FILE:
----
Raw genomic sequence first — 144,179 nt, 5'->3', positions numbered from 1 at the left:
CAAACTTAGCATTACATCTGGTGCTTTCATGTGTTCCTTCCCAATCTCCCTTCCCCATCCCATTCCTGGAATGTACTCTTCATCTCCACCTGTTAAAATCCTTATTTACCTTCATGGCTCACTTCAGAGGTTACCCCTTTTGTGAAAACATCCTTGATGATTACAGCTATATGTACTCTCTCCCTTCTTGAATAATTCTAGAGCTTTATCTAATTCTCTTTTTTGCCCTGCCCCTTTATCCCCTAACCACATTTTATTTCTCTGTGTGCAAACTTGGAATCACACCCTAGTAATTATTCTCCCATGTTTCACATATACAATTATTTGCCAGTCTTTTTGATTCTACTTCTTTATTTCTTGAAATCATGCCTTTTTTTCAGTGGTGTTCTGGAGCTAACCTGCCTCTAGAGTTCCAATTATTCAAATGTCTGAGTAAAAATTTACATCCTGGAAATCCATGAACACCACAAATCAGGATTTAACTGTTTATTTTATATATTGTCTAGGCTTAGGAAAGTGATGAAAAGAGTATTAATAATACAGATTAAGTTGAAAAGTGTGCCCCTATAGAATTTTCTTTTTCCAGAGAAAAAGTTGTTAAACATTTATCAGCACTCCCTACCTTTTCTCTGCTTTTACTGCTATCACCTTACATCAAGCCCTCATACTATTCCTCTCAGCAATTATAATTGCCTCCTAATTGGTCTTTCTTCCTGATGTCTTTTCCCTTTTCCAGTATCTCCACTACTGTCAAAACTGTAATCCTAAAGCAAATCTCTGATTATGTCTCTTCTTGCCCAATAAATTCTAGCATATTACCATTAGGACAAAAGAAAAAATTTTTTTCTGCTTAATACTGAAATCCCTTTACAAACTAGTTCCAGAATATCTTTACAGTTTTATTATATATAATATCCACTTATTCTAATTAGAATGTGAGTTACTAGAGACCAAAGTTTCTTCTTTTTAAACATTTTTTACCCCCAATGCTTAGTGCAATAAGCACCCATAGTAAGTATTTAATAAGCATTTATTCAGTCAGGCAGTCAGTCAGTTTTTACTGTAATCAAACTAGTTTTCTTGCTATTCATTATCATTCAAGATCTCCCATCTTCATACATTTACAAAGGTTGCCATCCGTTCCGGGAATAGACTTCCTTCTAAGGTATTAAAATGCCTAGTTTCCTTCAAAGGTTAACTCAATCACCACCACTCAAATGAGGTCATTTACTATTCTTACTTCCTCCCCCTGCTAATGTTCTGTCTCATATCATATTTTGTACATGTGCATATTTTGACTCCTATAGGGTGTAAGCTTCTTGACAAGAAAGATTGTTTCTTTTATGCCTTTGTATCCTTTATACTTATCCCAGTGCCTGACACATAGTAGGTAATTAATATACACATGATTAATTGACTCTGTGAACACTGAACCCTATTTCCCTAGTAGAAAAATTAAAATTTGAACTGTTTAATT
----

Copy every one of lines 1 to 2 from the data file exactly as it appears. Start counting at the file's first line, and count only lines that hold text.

Raw genomic sequence first — 144,179 nt, 5'->3', positions numbered from 1 at the left:
CAAACTTAGCATTACATCTGGTGCTTTCATGTGTTCCTTCCCAATCTCCCTTCCCCATCCCATTCCTGGAATGTACTCTTCATCTCCACCTGTTAAAATCCTTATTTACCTTCATGGCTCACTTCAGAGGTTACCCCTTTTGTGAAAACATCCTTGATGATTACAGCTATATGTACTCTCTCCCTTCTTGAATAATTCTAGAGCTTTATCTAATTCTCTTTTTTGCCCTGCCCCTTTATCCCCTAACCACATTTTATTTCTCTGTGTGCAAACTTGGAATCACACCCTAGTAATTATTCTCCCATGTTTCACATATACAATTATTTGCCAGTCTTTTTGATTCTACTTCTTTATTTCTTGAAATCATGCCTTTTTTTCAGTGGTGTTCTGGAGCTAACCTGCCTCTAGAGTTCCAATTATTCAAATGTCTGAGTAAAAATTTACATCCTGGAAATCCATGAACACCACAAATCAGGATTTAACTGTTTATTTTATATATTGTCTAGGCTTAGGAAAGTGATGAAAAGAGTATTAATAATACAGATTAAGTTGAAAAGTGTGCCCCTATAGAATTTTCTTTTTCCAGAGAAAAAGTTGTTAAACATTTATCAGCACTCCCTACCTTTTCTCTGCTTTTACTGCTATCACCTTACATCAAGCCCTCATACTATTCCTCTCAGCAATTATAATTGCCTCCTAATTGGTCTTTCTTCCTGATGTCTTTTCCCTTTTCCAGTATCTCCACTACTGTCAAAACTGTAATCCTAAAGCAAATCTCTGATTATGTCTCTTCTTGCCCAATAAATTCTAGCATATTACCATTAGGACAAAAGAAAAAATTTTTTTCTGCTTAATACTGAAATCCCTTTACAAACTAGTTCCAGAATATCTTTACAGTTTTATTATATATAATATCCACTTATTCTAATTAGAATGTGAGTTACTAGAGACCAAAGTTTCTTCTTTTTAAACATTTTTTACCCCCAATGCTTAGTGCAATAAGCACCCATAGTAAGTATTTAATAAGCATTTATTCAGTCAGGCAGTCAGTCAGTTTTTACTGTAATCAAACTAGTTTTCTTGCTATTCATTATCATTCAAGATCTCCCATCTTCATACATTTACAAAGGTTGCCATCCGTTCCGGGAATAGACTTCCTTCTAAGGTATTAAAATGCCTAGTTTCCTTCAAAGGTTAACTCAATCACCACCACTCAAATGAGGTCATTTACTATTCTTACTTCCTCCCCCTGCTAATGTTCTGTCTCATATCATATTTTGTACATGTGCATATTTTGACTCCTATAGGGTGTAAGCTTCTTGACAAGAAAGATTGTTTCTTTTATGCCTTTGTATCCTTTATACTTATCCCAGTGCCTGACACATAGTAGGTAATTAATATACACATGATTAATTGACTCTGTGAACACTGAACCCTATTTCCCTAGTAGAAAAATTAAAATTTGAACTGTTTAATT